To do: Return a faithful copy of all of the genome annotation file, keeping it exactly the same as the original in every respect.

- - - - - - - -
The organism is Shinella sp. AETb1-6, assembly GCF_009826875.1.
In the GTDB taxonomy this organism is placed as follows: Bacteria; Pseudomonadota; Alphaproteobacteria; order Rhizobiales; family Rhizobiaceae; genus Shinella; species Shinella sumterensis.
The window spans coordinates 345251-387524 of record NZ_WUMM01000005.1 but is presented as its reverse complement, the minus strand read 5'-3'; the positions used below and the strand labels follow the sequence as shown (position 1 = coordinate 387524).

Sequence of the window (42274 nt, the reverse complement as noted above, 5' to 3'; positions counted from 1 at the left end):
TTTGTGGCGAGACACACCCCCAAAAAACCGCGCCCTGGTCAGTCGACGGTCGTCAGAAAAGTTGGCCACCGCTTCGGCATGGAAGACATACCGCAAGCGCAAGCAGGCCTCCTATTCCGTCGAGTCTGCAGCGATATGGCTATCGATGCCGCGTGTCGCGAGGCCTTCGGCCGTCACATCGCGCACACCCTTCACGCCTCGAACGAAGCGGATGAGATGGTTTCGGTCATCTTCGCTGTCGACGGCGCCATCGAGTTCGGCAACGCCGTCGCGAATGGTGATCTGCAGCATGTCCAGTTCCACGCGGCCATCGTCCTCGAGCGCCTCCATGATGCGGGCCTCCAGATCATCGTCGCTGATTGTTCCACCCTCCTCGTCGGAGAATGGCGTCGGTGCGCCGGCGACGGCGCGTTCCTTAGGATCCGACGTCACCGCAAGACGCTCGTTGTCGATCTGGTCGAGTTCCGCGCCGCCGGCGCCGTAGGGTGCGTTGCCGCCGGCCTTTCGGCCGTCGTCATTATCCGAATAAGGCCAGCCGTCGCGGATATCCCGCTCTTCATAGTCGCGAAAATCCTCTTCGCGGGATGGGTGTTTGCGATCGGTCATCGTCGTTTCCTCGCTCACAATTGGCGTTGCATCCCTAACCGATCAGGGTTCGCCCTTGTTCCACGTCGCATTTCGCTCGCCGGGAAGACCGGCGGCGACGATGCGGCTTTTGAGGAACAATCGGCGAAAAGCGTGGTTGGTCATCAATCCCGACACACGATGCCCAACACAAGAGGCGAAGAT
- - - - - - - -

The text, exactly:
The organism is Shinella sp. AETb1-6, assembly GCF_009826875.1.
In the GTDB taxonomy this organism is placed as follows: Bacteria; Pseudomonadota; Alphaproteobacteria; order Rhizobiales; family Rhizobiaceae; genus Shinella; species Shinella sumterensis.
The window spans coordinates 345251-387524 of record NZ_WUMM01000005.1 but is presented as its reverse complement, the minus strand read 5'-3'; the positions used below and the strand labels follow the sequence as shown (position 1 = coordinate 387524).

Sequence of the window (42274 nt, the reverse complement as noted above, 5' to 3'; positions counted from 1 at the left end):
TTTGTGGCGAGACACACCCCCAAAAAACCGCGCCCTGGTCAGTCGACGGTCGTCAGAAAAGTTGGCCACCGCTTCGGCATGGAAGACATACCGCAAGCGCAAGCAGGCCTCCTATTCCGTCGAGTCTGCAGCGATATGGCTATCGATGCCGCGTGTCGCGAGGCCTTCGGCCGTCACATCGCGCACACCCTTCACGCCTCGAACGAAGCGGATGAGATGGTTTCGGTCATCTTCGCTGTCGACGGCGCCATCGAGTTCGGCAACGCCGTCGCGAATGGTGATCTGCAGCATGTCCAGTTCCACGCGGCCATCGTCCTCGAGCGCCTCCATGATGCGGGCCTCCAGATCATCGTCGCTGATTGTTCCACCCTCCTCGTCGGAGAATGGCGTCGGTGCGCCGGCGACGGCGCGTTCCTTAGGATCCGACGTCACCGCAAGACGCTCGTTGTCGATCTGGTCGAGTTCCGCGCCGCCGGCGCCGTAGGGTGCGTTGCCGCCGGCCTTTCGGCCGTCGTCATTATCCGAATAAGGCCAGCCGTCGCGGATATCCCGCTCTTCATAGTCGCGAAAATCCTCTTCGCGGGATGGGTGTTTGCGATCGGTCATCGTCGTTTCCTCGCTCACAATTGGCGTTGCATCCCTAACCGATCAGGGTTCGCCCTTGTTCCACGTCGCATTTCGCTCGCCGGGAAGACCGGCGGCGACGATGCGGCTTTTGAGGAACAATCGGCGAAAAGCGTGGTTGGTCATCAATCCCGACACACGATGCCCAACACAAGAGGCGAAGAT